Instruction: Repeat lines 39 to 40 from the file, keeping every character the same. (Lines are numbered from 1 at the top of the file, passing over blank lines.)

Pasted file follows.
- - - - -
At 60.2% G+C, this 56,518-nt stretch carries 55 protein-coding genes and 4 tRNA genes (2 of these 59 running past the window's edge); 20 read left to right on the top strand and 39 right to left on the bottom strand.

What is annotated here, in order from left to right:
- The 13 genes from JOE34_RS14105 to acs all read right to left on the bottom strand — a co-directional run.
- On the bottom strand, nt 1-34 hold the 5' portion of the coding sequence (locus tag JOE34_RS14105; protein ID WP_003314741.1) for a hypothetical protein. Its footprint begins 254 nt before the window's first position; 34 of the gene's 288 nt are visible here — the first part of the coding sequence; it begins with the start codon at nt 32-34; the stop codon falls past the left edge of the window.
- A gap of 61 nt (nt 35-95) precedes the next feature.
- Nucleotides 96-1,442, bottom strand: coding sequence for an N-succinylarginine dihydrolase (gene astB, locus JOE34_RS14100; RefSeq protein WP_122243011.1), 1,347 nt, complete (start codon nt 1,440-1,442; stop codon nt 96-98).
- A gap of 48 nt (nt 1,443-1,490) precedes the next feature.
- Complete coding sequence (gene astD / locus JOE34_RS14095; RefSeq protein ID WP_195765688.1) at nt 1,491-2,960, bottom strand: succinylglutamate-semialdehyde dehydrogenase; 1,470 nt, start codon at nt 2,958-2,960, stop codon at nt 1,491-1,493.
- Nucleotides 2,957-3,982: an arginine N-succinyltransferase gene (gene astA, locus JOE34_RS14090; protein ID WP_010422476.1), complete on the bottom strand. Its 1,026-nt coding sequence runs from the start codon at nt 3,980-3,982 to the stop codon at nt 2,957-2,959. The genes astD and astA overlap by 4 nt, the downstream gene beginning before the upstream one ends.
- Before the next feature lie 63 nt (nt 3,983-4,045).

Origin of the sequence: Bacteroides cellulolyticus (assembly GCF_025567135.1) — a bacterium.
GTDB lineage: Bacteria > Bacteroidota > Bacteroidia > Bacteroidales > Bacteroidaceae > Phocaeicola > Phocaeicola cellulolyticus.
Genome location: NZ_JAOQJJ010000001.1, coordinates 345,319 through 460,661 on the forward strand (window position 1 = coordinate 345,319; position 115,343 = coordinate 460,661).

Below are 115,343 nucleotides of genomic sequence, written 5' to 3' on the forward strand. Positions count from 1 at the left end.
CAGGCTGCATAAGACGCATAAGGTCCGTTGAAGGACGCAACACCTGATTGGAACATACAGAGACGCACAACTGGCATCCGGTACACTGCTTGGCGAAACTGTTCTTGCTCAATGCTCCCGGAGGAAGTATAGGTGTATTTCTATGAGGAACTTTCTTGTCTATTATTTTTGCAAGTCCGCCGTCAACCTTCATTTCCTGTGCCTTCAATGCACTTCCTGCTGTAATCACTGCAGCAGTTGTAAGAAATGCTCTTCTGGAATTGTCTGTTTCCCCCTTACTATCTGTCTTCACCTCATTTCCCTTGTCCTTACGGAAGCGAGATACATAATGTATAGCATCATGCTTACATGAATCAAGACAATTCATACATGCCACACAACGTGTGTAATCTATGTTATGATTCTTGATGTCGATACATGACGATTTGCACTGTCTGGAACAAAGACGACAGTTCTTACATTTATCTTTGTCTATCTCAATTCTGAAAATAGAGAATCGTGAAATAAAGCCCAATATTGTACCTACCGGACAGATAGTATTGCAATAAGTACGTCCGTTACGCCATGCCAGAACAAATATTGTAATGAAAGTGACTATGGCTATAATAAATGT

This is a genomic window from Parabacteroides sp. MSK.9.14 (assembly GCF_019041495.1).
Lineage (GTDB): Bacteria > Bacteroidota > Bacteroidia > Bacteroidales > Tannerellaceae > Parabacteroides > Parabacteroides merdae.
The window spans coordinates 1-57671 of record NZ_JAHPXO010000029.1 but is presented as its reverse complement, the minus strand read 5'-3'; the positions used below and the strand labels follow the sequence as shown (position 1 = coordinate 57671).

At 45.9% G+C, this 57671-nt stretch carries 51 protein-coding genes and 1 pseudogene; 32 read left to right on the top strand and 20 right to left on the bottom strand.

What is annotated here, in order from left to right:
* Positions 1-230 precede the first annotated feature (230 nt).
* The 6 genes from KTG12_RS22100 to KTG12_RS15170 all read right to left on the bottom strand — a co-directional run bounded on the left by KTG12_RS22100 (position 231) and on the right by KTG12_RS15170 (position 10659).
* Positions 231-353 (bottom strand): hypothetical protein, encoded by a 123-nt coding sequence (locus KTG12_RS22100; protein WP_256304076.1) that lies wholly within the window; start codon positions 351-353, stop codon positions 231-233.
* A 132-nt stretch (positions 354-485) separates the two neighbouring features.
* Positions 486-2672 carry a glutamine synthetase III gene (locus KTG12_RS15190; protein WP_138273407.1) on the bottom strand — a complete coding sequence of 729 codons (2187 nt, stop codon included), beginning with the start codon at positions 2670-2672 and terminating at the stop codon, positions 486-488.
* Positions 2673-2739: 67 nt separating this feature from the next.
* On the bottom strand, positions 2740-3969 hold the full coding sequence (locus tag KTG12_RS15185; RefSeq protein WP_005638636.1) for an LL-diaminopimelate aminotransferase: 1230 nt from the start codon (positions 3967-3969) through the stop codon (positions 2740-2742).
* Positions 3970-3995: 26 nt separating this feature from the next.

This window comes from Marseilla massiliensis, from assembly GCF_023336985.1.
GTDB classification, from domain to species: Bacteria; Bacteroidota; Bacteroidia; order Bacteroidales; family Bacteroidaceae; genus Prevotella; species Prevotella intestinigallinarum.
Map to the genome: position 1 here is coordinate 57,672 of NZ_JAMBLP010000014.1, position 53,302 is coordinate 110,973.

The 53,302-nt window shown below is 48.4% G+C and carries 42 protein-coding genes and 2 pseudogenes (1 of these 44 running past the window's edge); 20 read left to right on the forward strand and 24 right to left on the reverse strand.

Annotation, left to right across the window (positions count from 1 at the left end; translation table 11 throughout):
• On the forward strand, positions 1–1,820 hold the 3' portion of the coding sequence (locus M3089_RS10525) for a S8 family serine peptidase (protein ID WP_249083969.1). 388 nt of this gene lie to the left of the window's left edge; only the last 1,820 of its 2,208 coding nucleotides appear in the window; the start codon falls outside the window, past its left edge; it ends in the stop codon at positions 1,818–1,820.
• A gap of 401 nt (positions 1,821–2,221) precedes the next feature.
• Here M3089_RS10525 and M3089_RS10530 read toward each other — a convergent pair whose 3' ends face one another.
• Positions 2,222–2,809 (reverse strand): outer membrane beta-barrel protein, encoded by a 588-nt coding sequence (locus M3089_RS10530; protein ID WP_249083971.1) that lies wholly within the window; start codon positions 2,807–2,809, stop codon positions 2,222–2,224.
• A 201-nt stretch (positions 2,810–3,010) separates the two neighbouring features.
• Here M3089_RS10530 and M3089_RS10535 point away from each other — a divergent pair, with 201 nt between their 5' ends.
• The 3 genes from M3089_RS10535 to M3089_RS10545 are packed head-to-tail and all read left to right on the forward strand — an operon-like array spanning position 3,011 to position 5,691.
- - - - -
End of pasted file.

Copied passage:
• Here M3089_RS10530 and M3089_RS10535 point away from each other — a divergent pair, with 201 nt between their 5' ends.
• The 3 genes from M3089_RS10535 to M3089_RS10545 are packed head-to-tail and all read left to right on the forward strand — an operon-like array spanning position 3,011 to position 5,691.